The scenery in the camp continues to change. A Belgium traveler asks for a guide to take him by horse through a certain pass, the biologists leave with their driver Muchan, a Uzbek of Kazakh origin, who chatted to me in Russian about his life in which he did also some touring for a ballet group through Europe, ... if I understood right.

Juri the Russian, a former advocat, does geological exploratory drillings in the region of Magadan, is dicussing the problem of noisy breaks of his car and shows me pictures of his trip and work. The Ungarian cyclist is still undecided and puts up the tent again. Etc., etc. .



Joe works for the UNHCR in Kyrgystan and confirms my theory that NO ethnical conflict between groups, like the one which happened exactly here three years ago, develops to severe fighting between the gropups, unless it is not steered by the politics. All societies have their own regulating processes developed. Only if they are controled by the governmets and small conflicts are used for their political reasons, it happens to become a war like situation between groups. What the UNHCR is trying to do is working on the base, creating meeting places, kindergarten, building up the destroyed houses again. For sure, if the kids learn to play with the others, it is more unlikely that they will kill each other later. Building up the houses of only one side doesnt work, since the others get envy. Sven from the German GIZ in Tadschikistan, on a holiday with his family through Kyrgystan, told me also about the effort they put into these countries. The problem seems to be the continuity once they installed something. Every culture runs on their own policies and procedures. And like I agree with Joe and Sven, it took hundreds of years of violent conflicts to get in Europe to that what we call now a democracy. The big mistake alsways seems to be, not to reflect critically on that system while telling others what and how to do. The best opion seems just to offer a dialoque and help if countries like Tadjikistan and Kyrgystan want to work on a process which goes along with the humanitarian and economic aims of the foreign organisations. But lets be blunt about it as well. With all respect for that kind of work, these improvements are often initiated just for the trouble-free profit-making with these countries and sourced by political interest. Otherwise, how could it be that countries which dont fall into the range of interest, are sometimes left alone in their misery?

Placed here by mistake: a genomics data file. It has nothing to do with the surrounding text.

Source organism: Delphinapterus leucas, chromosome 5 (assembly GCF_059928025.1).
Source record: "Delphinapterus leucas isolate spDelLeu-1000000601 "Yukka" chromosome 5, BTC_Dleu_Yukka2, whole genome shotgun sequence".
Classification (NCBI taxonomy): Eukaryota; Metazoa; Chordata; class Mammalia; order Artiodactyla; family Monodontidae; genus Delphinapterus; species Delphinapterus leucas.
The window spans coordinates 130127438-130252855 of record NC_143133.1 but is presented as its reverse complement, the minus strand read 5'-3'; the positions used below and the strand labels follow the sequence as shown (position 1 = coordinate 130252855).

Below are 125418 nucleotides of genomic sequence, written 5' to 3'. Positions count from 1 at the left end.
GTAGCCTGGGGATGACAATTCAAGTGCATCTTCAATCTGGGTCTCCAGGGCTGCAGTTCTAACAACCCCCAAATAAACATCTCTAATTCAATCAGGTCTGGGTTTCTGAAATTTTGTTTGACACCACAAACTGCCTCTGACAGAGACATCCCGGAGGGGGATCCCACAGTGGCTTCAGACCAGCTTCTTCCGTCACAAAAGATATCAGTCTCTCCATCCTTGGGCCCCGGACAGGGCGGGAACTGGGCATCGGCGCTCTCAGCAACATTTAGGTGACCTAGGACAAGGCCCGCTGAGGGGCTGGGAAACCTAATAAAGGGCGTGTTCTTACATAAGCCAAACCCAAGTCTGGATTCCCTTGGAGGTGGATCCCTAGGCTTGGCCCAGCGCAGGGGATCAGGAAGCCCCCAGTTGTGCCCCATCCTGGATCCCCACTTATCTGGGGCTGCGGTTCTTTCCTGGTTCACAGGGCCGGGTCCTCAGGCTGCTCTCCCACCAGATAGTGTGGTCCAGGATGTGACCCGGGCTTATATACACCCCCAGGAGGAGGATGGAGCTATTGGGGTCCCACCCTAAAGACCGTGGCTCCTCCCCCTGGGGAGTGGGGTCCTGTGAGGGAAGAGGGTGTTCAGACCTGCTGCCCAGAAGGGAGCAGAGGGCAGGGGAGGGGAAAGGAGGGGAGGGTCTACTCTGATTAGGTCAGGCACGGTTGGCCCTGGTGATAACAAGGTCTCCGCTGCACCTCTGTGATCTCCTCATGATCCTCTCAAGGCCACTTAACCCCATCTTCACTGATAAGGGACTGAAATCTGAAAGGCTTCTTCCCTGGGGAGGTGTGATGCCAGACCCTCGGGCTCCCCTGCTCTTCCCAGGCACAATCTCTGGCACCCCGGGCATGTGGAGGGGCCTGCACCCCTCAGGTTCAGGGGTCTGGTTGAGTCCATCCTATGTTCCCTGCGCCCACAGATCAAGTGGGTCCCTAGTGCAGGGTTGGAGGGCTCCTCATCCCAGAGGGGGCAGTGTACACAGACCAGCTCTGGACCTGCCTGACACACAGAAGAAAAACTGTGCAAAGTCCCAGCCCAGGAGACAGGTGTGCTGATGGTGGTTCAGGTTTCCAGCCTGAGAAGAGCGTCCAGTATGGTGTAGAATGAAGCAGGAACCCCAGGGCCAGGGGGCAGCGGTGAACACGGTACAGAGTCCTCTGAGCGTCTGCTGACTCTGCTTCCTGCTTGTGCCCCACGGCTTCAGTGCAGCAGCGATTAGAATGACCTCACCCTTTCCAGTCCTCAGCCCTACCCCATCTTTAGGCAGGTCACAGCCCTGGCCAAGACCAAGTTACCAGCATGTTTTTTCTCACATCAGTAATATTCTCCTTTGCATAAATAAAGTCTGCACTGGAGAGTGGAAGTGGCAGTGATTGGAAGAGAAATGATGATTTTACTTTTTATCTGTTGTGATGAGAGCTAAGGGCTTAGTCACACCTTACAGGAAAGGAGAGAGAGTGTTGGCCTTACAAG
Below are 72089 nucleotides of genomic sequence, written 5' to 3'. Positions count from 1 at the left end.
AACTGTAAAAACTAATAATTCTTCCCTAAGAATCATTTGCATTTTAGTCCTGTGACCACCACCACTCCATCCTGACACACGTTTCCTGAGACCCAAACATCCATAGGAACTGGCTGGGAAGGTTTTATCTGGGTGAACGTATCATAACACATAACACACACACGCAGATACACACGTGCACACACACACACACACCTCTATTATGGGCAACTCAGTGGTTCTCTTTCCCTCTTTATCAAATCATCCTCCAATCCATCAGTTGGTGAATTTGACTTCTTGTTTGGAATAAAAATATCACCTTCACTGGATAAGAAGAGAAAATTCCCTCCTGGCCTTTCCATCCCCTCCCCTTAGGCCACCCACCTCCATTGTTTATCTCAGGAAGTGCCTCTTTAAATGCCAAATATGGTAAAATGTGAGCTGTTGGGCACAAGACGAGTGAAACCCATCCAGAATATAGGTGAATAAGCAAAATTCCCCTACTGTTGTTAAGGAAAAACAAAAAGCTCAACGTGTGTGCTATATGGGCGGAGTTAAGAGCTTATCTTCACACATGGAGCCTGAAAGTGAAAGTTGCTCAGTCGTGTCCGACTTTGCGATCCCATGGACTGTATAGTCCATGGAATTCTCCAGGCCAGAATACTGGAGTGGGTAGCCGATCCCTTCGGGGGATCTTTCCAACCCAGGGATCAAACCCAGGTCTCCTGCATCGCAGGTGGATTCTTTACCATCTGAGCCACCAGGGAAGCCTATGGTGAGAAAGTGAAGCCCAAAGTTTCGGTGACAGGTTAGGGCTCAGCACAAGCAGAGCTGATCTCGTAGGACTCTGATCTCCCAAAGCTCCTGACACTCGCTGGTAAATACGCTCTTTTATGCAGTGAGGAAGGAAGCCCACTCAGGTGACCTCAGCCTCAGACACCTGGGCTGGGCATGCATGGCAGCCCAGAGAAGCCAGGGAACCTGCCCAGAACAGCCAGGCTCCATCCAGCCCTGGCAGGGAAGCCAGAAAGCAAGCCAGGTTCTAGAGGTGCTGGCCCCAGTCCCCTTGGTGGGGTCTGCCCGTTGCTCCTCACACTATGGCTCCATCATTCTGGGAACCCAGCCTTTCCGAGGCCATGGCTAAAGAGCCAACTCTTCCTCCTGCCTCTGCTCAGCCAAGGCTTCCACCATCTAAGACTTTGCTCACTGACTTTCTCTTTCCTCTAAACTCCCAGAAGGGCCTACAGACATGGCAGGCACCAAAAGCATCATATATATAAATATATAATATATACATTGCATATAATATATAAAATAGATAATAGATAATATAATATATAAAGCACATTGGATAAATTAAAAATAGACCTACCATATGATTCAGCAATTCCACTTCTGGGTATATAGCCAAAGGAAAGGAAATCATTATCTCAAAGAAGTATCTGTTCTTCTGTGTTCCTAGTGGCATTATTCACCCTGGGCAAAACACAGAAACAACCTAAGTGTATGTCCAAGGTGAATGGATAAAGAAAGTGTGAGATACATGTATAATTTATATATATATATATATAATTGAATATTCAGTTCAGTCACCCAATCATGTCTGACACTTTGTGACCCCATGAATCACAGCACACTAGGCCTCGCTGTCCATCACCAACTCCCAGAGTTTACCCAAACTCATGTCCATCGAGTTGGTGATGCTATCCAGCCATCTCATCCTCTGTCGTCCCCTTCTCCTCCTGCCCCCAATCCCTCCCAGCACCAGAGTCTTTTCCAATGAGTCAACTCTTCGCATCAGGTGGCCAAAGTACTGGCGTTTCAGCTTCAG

One strategy is to have the organisations as much as possible working indepedently with their own budget and aims. But if one is fed from the tax income of one country the work has to be done according to the political aims of that country.

In the arts I am lucky that one supporter of my work is the Goethe Institute, where the local directors still have a lot of range to decide about the projects. But also there it is sometimes a game of balance with the themes they have to stick to once they are decided in general meetings for the whole region, and very often I got replies of interest, but the priorities would be focussed differently.

Possible sponsors from the economy need the publicity and sometimes try to push the results to more spectacularity then it is healthy for the artistic and social effect. Rarely money is given for arts and no questions are asked.

Understandable. It all would not be such problem if on the side of the sponsors would be more people with an understanding for the artistic processes, with who it is possible to get into an eyelevel dialoque about the aims. From the side of the ecomnomy I never met one, in organisations like the Goethe Institute yes.

How can it work out for all sides without a tranparent and reciprocal dialogue? Whenever one is not offering that, be careful, there is probably something else behind it.

While I write this, a group gathers in the conference room of the hostel. I find out that it is not only a hostel, but the seminar room is rented to organisations for seminars as well.

All fits together at this place. My theory is that it works out very well because of the well taken care of the gardens in and around the place and the resolute but aimful chef of all, the lady with the hair down to her calf.

Unbelivable what goes in and out here. All of these people go in different directions, sometimes the same with time differences. In my mind I try to see all the peole in different speeds with their vehicles distributing through the region on a imaginative map. The game to play here is not to jump from one to the other, but to see them all at once, beating the usual reduction of complexity. But not only I see this, they might have same imaginations about where the others go. The capacity of imagination finds its limits when you include the multiplying encounters they have. Have a try and imagine this is happening constantly all over the planet. It seems to work better when one relaxes and just takes unagitated breaths about what comes: it is just the whole world at once you are able to see and understand. When you feel your ass is routing strongly down to the ground, you are close to be calm with whatever happens around and with you.